For a long time, cold pressing was used in the production of olive oil. Today, it is considered outdated and is hardly ever used for the production of high-quality olive oil. During pressing, the olive paste was applied to nylon or bast mats, which were then stacked on top of each other. Due to the high weight of several mats on top of each other, a liquid oil-water mixture was squeezed out of the paste, which dripped downwards.


The great advantage of cold extraction over cold pressing is that it is a closed system. This prevents oxygen from entering and reducing the quality of the oil through oxidation. In cold extraction, the fruit pulp is put into a large centrifuge. Similar to a large washing drum, the centrifuge spins its contents until the heavy pulp and kernels are left hanging on the edge and all the liquid has drained out through the centre. The end product of the first "spin cycle" is a mixture of oil and fruit water. The fruit water is then filtered out in a second centrifuge.



3. Rest


The cold-extracted olive oil usually still contains a lot of suspended matter. To allow these to settle and be removed as sediment, the oil is allowed to rest, sometimes for several days.



4. Filter


In a final step, the olive oil is filtered. This also removes the very last deposits. After filtering, the olive oil production is considered complete.



Storage and filling


With the gentle production, the most important steps on the way to a high-quality olive oil have been taken. But one decisive point still needs to be realised: storage protected from light and heat. In addition, the temperature at the storage site should be between 10 and 20 °C and the oil should rarely come into contact with oxygen.


After cold extraction, the MANI olive oil is filled into opaque oil tanks, which are sealed oxygen-proof and stored at constant low temperatures. In order to be optimally protected from light and heat on the way from the sales shelf to the kitchen, all MANI olive oils travel either in canisters (BPA-free and without varnish) or in darkened glass bottles.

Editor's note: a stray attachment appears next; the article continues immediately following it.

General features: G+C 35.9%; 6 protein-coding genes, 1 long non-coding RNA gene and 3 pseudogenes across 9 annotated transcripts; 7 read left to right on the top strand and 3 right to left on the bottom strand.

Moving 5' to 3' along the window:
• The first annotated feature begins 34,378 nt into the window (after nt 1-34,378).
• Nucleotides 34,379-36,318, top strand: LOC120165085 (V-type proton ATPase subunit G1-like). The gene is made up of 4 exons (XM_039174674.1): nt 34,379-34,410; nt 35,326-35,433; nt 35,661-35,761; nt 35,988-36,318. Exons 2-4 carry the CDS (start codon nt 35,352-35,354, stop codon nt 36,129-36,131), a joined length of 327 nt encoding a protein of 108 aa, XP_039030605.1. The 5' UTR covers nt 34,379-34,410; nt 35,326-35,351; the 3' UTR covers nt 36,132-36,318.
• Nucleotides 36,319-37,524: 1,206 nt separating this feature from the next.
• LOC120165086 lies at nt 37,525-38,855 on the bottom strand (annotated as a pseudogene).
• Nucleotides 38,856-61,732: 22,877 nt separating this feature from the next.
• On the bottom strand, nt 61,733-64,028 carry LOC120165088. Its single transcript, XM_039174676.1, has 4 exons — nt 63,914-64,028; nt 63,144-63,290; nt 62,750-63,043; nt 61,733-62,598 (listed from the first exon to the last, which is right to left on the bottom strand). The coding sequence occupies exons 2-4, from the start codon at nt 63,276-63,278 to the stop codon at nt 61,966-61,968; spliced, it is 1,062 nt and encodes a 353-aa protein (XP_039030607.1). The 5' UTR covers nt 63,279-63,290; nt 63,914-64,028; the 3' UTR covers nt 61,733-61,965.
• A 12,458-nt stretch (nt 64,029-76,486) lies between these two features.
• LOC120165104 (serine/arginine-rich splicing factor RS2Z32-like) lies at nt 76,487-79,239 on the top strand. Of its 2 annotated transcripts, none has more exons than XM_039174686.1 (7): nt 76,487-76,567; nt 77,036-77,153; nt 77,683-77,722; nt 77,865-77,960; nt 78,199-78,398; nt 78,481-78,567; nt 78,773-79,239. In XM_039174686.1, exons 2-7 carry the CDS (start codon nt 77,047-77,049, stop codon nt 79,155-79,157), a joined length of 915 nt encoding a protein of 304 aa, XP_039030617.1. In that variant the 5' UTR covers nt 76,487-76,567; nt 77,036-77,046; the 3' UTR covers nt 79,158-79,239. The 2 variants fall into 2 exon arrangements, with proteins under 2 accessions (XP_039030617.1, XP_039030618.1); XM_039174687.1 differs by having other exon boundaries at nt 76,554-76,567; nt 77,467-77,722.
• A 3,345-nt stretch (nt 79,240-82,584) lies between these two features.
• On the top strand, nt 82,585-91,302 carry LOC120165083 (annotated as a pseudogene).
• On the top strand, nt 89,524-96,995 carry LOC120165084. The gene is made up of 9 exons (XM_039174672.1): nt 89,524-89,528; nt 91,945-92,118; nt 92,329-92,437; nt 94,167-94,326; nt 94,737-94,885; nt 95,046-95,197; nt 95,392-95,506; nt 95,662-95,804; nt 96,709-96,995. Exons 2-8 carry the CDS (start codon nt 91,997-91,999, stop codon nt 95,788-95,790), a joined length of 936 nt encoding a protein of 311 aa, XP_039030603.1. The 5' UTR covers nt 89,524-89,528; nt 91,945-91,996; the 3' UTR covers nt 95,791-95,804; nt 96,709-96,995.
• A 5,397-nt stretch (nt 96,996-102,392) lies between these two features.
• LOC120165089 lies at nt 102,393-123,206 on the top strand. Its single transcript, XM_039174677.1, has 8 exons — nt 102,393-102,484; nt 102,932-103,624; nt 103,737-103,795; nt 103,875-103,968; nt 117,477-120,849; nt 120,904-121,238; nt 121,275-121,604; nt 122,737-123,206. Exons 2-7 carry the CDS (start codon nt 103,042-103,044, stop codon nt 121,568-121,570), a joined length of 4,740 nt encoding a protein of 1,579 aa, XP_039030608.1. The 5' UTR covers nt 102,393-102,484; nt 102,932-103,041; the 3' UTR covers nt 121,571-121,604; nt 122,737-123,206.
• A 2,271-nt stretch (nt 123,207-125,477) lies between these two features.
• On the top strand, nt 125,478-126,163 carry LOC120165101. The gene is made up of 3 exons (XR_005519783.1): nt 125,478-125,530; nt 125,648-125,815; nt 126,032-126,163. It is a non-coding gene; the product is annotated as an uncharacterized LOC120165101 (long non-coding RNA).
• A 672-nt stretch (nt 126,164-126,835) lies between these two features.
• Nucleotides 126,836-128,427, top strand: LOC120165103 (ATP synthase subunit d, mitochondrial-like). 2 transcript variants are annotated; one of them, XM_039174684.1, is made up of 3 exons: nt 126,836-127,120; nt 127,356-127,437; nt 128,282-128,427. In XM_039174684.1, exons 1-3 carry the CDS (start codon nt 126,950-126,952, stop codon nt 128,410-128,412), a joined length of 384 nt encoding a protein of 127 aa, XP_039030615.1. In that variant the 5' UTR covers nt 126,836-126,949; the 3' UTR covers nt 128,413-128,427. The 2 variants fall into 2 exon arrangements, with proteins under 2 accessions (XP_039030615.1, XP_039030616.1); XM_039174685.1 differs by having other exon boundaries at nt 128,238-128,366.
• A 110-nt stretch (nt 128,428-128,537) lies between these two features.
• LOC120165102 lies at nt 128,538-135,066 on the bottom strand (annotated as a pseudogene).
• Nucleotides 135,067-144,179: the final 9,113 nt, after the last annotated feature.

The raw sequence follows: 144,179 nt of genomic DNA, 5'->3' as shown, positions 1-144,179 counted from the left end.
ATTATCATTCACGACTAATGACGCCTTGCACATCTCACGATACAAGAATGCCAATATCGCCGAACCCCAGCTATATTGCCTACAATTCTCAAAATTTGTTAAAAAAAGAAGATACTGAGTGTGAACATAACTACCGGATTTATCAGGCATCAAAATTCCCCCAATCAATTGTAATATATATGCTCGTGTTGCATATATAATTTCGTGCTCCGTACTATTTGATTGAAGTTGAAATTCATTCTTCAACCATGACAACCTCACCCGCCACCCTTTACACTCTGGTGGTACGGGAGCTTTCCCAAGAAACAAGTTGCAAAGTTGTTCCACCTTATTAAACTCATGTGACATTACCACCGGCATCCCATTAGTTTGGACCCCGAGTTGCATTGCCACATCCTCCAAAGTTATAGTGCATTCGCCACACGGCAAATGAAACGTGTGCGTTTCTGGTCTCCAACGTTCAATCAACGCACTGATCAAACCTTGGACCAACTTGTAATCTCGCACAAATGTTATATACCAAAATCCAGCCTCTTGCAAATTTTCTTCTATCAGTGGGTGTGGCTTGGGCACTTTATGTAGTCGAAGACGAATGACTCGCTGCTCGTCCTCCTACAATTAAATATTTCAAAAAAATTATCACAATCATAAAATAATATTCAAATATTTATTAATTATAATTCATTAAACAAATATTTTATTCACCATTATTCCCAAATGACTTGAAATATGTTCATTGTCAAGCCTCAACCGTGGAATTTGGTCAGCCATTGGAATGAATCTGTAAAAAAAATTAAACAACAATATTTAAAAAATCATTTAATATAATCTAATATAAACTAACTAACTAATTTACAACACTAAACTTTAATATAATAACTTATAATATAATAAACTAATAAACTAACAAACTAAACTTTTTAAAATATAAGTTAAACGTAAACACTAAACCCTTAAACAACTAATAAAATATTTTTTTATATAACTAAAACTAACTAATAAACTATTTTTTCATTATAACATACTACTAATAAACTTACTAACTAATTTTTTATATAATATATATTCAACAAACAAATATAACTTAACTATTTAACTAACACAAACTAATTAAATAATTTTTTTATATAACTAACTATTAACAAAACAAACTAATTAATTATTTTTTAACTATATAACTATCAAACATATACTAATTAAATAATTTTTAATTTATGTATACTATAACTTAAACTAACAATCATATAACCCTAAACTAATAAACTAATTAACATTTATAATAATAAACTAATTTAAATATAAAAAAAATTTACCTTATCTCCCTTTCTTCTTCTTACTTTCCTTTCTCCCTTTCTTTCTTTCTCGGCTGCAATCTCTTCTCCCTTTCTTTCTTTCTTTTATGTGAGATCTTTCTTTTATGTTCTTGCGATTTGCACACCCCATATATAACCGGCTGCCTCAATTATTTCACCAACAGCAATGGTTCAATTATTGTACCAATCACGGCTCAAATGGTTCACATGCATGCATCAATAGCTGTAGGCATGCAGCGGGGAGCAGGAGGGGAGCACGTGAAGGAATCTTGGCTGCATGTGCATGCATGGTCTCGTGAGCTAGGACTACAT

Good to know: The minimum shelf life of unopened olive oil is 8 to 24 months on average. For a long shelf life, the oil should also be stored at home in a cool place without direct sunlight. In addition, to give oxygen no chance, opened oils should not be left with the lid open.



Olives in nets during olive oil production


In MANI olive oil production, the olives are collected in nets





MANI olive oils are not only a real raw food pleasure, they also taste good all round. In the production of their olive oils, the Bläuel family - the founders of MANI - name sustainability and humanity as their most important company values, in addition to first-class quality. Fair prices for all involved and cooperation at eye level - this is the basis for the success of the family business MANI from the first litre of olive oil bottled to the present day.


In order to counteract food waste and make an environmentally conscious statement, MANI Küchenheld saw the light of day in 2020. In the production of the organic virgin olive oil, MANI is committed to giving olives with slight damage, such as bruises caused by rain, a purpose. The difference here is mainly on paper anyway. According to European Regulation (EC) No. 1234/2007 (updated 61/2011), only olive oils with an acidity of up to 0.8 may bear the designation "extra virgin". However, the slight damage has very little influence on the taste. O-Ton, Felix Bläuel: "We have been working in close cooperation with the olive growers for 40 years and so it is a logical step for us to also buy the imperfect natural product from them, i.e. the olive oil that is not extra virgin."



Tags: olive oil